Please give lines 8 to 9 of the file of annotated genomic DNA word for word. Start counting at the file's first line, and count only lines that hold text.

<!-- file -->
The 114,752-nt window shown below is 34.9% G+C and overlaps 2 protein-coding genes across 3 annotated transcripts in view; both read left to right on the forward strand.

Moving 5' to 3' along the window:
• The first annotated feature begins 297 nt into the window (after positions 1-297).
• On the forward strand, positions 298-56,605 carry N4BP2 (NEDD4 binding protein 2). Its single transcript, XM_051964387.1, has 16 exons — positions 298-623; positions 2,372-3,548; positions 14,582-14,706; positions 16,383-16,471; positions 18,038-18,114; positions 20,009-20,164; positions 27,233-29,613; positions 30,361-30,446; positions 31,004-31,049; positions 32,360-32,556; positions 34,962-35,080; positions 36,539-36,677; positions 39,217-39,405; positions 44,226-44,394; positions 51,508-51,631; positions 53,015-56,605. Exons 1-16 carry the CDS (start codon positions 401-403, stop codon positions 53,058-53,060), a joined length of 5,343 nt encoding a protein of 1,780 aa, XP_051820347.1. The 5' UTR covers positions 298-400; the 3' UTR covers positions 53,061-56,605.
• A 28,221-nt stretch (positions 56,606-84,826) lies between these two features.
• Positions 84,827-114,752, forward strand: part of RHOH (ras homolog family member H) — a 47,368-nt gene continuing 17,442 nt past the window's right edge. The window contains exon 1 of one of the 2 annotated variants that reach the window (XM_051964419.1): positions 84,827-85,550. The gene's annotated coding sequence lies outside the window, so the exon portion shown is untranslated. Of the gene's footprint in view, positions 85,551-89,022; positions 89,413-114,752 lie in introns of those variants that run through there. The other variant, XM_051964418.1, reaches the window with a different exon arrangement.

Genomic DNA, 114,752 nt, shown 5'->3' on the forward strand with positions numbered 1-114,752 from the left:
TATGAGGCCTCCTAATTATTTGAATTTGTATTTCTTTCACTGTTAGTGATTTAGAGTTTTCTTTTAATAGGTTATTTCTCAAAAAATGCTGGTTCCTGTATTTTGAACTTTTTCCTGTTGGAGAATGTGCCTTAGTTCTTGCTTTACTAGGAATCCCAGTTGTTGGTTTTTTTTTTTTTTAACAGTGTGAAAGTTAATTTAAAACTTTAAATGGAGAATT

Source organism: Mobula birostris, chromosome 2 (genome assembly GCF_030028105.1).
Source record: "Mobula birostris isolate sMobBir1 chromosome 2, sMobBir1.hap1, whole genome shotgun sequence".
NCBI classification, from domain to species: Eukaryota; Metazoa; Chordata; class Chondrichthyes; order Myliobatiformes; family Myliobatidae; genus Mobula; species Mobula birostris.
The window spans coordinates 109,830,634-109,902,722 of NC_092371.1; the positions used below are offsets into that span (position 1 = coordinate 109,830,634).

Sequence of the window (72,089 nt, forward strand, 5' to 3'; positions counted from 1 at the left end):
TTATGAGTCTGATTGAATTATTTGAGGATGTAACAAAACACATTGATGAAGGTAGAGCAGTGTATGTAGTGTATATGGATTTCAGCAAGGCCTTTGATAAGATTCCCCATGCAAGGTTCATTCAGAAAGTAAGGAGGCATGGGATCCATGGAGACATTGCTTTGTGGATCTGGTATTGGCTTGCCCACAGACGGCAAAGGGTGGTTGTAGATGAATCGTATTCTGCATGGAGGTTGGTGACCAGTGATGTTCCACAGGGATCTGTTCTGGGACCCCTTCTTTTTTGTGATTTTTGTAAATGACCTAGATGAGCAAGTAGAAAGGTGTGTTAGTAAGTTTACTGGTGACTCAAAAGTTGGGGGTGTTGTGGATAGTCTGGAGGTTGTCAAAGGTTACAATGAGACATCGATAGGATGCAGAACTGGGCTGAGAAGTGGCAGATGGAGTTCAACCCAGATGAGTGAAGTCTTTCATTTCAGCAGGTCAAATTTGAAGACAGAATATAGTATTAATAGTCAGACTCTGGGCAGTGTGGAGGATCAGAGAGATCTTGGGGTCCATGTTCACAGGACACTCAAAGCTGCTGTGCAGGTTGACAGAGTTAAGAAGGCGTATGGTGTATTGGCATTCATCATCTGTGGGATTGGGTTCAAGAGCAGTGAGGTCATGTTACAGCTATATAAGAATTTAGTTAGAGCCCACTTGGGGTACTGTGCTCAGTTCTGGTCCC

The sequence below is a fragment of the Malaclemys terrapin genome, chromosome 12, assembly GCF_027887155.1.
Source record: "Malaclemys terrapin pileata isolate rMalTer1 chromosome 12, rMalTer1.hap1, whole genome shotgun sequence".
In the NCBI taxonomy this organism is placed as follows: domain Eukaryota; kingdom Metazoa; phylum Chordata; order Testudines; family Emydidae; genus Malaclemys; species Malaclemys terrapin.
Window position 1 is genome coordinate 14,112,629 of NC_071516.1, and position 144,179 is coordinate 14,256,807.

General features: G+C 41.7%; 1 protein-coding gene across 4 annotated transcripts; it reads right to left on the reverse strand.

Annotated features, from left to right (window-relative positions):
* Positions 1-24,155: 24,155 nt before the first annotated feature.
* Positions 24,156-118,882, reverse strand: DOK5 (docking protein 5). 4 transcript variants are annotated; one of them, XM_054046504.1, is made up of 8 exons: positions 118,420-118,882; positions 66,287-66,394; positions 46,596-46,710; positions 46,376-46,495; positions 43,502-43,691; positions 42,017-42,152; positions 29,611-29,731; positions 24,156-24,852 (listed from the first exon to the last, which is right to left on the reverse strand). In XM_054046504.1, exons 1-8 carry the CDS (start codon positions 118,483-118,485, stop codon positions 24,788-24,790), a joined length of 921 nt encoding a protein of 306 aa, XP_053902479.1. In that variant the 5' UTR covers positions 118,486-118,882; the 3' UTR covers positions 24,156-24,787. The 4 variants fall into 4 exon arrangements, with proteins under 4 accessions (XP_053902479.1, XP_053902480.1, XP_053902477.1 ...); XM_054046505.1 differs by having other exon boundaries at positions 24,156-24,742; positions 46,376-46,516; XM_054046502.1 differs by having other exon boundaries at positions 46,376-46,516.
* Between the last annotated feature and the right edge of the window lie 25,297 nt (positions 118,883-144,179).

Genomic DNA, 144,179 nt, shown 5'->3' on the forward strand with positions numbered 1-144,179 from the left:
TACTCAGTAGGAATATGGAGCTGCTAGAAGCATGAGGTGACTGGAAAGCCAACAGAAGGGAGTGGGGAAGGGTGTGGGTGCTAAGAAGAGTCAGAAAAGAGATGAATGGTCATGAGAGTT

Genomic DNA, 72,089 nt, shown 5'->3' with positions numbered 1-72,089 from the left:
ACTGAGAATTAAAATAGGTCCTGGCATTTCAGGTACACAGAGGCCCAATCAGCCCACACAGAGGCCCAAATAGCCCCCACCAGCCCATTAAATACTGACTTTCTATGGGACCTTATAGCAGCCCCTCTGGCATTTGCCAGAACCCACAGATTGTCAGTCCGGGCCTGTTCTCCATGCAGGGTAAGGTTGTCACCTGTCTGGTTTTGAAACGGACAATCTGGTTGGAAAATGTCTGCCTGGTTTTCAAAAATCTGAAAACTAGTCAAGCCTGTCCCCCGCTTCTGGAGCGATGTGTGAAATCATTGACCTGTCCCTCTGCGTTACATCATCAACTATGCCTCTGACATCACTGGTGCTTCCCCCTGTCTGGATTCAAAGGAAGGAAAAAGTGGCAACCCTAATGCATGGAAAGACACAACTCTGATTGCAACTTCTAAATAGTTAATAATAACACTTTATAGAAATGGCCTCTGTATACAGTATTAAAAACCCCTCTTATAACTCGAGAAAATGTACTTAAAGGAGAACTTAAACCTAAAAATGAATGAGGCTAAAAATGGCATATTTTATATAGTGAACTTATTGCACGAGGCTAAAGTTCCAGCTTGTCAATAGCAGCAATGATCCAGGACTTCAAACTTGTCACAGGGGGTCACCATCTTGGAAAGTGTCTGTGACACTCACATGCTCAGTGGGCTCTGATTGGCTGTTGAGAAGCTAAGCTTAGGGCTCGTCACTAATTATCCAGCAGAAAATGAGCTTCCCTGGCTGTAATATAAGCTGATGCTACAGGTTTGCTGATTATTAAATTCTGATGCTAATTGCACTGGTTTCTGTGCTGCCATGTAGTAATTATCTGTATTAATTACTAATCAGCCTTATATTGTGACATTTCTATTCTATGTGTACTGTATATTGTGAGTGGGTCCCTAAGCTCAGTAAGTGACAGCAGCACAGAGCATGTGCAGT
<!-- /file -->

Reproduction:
TATGAGGCCTCCTAATTATTTGAATTTGTATTTCTTTCACTGTTAGTGATTTAGAGTTTTCTTTTAATAGGTTATTTCTCAAAAAATGCTGGTTCCTGTATTTTGAACTTTTTCCTGTTGGAGAATGTGCCTTAGTTCTTGCTTTACTAGGAATCCCAGTTGTTGGTTTTTTTTTTTTTTAACAGTGTGAAAGTTAATTTAAAACTTTAAATGGAGAATT

Source organism: Mobula birostris, chromosome 2 (genome assembly GCF_030028105.1).